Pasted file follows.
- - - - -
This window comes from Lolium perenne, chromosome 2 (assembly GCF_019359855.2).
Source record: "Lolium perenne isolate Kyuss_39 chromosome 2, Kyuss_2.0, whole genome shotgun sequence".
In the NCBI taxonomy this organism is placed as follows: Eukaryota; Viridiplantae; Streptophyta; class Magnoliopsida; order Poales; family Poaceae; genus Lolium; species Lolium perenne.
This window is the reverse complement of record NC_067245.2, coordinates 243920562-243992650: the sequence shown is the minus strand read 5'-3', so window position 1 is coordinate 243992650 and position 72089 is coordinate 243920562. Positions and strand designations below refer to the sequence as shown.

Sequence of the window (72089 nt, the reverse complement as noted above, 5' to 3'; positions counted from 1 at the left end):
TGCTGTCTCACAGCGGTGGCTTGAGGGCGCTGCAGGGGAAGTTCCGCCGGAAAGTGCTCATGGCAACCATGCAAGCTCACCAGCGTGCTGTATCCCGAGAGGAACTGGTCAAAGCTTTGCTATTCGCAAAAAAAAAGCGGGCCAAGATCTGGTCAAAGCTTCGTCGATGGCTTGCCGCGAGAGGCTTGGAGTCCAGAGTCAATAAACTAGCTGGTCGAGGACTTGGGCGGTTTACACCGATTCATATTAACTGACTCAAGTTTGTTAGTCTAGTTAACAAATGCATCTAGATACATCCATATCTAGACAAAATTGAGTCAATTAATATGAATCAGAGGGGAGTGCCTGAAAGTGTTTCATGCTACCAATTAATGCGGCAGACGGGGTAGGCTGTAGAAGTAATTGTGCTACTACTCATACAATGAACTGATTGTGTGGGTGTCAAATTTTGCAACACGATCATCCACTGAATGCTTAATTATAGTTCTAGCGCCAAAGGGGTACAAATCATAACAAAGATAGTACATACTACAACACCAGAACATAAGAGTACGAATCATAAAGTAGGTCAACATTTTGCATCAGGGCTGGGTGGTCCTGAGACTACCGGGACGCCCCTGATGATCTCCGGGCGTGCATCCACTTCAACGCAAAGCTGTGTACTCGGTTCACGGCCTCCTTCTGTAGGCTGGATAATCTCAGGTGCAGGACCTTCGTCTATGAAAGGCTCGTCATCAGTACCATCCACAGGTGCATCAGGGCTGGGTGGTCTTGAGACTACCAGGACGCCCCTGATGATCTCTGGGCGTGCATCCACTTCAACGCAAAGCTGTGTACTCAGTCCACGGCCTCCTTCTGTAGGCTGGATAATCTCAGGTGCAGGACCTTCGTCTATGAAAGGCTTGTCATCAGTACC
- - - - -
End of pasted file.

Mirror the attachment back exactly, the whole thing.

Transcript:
This window comes from Lolium perenne, chromosome 2 (assembly GCF_019359855.2).
Source record: "Lolium perenne isolate Kyuss_39 chromosome 2, Kyuss_2.0, whole genome shotgun sequence".
In the NCBI taxonomy this organism is placed as follows: Eukaryota; Viridiplantae; Streptophyta; class Magnoliopsida; order Poales; family Poaceae; genus Lolium; species Lolium perenne.
This window is the reverse complement of record NC_067245.2, coordinates 243920562-243992650: the sequence shown is the minus strand read 5'-3', so window position 1 is coordinate 243992650 and position 72089 is coordinate 243920562. Positions and strand designations below refer to the sequence as shown.

Sequence of the window (72089 nt, the reverse complement as noted above, 5' to 3'; positions counted from 1 at the left end):
TGCTGTCTCACAGCGGTGGCTTGAGGGCGCTGCAGGGGAAGTTCCGCCGGAAAGTGCTCATGGCAACCATGCAAGCTCACCAGCGTGCTGTATCCCGAGAGGAACTGGTCAAAGCTTTGCTATTCGCAAAAAAAAAGCGGGCCAAGATCTGGTCAAAGCTTCGTCGATGGCTTGCCGCGAGAGGCTTGGAGTCCAGAGTCAATAAACTAGCTGGTCGAGGACTTGGGCGGTTTACACCGATTCATATTAACTGACTCAAGTTTGTTAGTCTAGTTAACAAATGCATCTAGATACATCCATATCTAGACAAAATTGAGTCAATTAATATGAATCAGAGGGGAGTGCCTGAAAGTGTTTCATGCTACCAATTAATGCGGCAGACGGGGTAGGCTGTAGAAGTAATTGTGCTACTACTCATACAATGAACTGATTGTGTGGGTGTCAAATTTTGCAACACGATCATCCACTGAATGCTTAATTATAGTTCTAGCGCCAAAGGGGTACAAATCATAACAAAGATAGTACATACTACAACACCAGAACATAAGAGTACGAATCATAAAGTAGGTCAACATTTTGCATCAGGGCTGGGTGGTCCTGAGACTACCGGGACGCCCCTGATGATCTCCGGGCGTGCATCCACTTCAACGCAAAGCTGTGTACTCGGTTCACGGCCTCCTTCTGTAGGCTGGATAATCTCAGGTGCAGGACCTTCGTCTATGAAAGGCTCGTCATCAGTACCATCCACAGGTGCATCAGGGCTGGGTGGTCTTGAGACTACCAGGACGCCCCTGATGATCTCTGGGCGTGCATCCACTTCAACGCAAAGCTGTGTACTCAGTCCACGGCCTCCTTCTGTAGGCTGGATAATCTCAGGTGCAGGACCTTCGTCTATGAAAGGCTTGTCATCAGTACC